Who are the three characters in this fantasy? Write the name of the character and then a brief description of her or him on the lines that follow:
________________________________________________________________________________ ________________________________________________________________________________ ________________________________________________________________________________ ________________________________________________________________________________ ________________________________________________________________________________ ________________________________________________________________________________ ________________________________________________________________________________ ________________________________________________________________________________

Briefly describe the conflict in this fantasy:
________________________________________________________________________________ ________________________________________________________________________________ ________________________________________________________________________________ ________________________________________________________________________________

Briefly describe the resolution in this fantasy:
________________________________________________________________________________ ________________________________________________________________________________ ________________________________________________________________________________ ________________________________________________________________________________

What are two elements of fantasy in this story?
1. ______________________________________________________________________________ ________________________________________________________________________________ ________________________________________________________________________________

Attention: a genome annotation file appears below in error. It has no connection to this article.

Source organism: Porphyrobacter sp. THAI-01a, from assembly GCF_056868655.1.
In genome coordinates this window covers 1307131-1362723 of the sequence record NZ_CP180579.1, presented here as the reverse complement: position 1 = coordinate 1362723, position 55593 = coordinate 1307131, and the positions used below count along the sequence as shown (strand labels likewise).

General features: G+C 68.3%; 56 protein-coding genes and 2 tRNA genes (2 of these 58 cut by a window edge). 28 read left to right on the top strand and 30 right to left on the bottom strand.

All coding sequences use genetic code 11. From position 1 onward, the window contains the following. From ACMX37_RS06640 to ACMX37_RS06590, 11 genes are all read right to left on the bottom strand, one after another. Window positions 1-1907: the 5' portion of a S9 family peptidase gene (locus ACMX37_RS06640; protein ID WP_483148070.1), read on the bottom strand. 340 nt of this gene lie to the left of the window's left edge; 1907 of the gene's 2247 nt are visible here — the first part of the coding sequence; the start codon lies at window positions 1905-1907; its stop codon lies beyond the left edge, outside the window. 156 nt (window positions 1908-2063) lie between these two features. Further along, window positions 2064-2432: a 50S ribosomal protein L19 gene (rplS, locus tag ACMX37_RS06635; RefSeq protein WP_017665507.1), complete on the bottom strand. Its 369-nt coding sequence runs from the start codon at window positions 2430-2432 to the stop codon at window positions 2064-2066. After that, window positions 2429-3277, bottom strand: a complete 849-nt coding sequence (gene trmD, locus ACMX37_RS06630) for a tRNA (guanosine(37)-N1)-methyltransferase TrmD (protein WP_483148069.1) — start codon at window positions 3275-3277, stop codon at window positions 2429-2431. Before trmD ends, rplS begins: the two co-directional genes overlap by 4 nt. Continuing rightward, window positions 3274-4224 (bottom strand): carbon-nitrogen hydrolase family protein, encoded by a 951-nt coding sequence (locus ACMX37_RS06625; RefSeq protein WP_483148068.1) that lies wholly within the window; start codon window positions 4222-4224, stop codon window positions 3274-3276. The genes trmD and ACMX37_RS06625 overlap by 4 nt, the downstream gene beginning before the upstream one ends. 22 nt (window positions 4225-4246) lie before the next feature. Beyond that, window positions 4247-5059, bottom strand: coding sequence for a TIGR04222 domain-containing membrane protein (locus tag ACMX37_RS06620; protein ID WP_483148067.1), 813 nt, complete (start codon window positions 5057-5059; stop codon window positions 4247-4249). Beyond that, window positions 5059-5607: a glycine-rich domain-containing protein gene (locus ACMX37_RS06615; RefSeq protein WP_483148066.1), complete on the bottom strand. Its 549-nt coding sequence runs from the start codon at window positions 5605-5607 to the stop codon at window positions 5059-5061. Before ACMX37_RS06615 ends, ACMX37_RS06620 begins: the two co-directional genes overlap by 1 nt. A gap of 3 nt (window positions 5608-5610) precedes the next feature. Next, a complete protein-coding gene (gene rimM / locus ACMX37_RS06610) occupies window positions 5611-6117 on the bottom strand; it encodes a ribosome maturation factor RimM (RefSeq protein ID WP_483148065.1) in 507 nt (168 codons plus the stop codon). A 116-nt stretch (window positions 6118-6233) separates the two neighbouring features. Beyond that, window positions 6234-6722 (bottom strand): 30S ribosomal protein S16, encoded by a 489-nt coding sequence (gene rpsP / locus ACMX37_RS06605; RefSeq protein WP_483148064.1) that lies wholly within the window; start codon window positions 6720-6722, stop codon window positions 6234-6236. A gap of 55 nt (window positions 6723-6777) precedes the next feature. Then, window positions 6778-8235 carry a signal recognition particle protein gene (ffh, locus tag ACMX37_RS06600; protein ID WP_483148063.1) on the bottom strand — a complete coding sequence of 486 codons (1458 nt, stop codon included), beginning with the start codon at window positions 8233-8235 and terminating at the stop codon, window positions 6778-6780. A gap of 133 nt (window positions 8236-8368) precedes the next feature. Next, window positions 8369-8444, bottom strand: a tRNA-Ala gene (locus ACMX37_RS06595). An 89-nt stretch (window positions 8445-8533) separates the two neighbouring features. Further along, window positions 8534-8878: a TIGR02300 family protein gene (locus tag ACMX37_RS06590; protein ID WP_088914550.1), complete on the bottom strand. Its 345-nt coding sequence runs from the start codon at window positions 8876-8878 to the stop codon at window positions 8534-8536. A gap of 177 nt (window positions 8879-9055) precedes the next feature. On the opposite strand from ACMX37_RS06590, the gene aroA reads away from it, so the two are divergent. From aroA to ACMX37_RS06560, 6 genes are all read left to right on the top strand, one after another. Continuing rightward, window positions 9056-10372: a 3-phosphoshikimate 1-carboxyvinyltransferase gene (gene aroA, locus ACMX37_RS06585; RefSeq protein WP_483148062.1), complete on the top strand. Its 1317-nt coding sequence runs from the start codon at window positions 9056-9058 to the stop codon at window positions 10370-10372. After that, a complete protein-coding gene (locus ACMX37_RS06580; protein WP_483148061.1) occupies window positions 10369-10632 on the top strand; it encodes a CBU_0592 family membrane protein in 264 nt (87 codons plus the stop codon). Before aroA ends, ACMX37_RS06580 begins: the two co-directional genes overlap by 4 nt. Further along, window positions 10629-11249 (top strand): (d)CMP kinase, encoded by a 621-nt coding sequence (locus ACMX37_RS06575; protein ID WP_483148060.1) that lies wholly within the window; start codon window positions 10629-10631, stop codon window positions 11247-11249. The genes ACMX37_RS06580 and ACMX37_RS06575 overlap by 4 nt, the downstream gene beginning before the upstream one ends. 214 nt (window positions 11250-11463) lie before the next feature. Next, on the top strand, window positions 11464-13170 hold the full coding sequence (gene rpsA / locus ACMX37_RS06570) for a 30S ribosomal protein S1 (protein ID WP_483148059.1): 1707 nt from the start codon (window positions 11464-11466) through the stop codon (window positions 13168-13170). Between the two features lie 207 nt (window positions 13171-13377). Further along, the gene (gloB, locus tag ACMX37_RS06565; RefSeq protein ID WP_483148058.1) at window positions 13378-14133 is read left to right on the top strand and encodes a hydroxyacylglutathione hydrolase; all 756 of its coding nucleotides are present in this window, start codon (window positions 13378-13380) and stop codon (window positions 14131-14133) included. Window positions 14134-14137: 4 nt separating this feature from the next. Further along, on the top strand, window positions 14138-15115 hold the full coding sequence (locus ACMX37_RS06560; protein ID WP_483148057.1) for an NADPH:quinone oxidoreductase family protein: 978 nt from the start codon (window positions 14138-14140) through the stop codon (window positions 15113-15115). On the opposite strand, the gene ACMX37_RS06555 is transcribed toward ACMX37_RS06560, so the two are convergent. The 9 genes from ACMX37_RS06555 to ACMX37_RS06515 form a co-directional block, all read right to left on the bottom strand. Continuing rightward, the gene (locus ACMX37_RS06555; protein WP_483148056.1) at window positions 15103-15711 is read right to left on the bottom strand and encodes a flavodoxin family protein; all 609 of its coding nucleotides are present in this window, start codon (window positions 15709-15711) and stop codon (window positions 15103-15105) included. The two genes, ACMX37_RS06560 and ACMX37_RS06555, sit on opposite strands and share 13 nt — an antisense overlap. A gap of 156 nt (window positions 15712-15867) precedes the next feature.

2. ______________________________________________________________________________ ________________________________________________________________________________ ________________________________________________________________________________

Accommodations and modifications for at-risk students

The following is a list of possible accommodations to the lesson allowing for differentiation for at-risk students. Teacher evaluation of student needs should be used to inform instruction.

  • Partner/group write--allowing students to collaborate on the writing assignment. Students share their ideas for the assignment. Heterogeneous grouping is very beneficial in this instance. When doing a group-write it is often beneficial to assign each student a role in the group. Partner or group writing is often helpful with students who experience difficulties placing thoughts on paper or organizing their ideas into writing. Provide sentence or paragraph starters. This strategy is also helpful with students who struggle with the organization of their writing.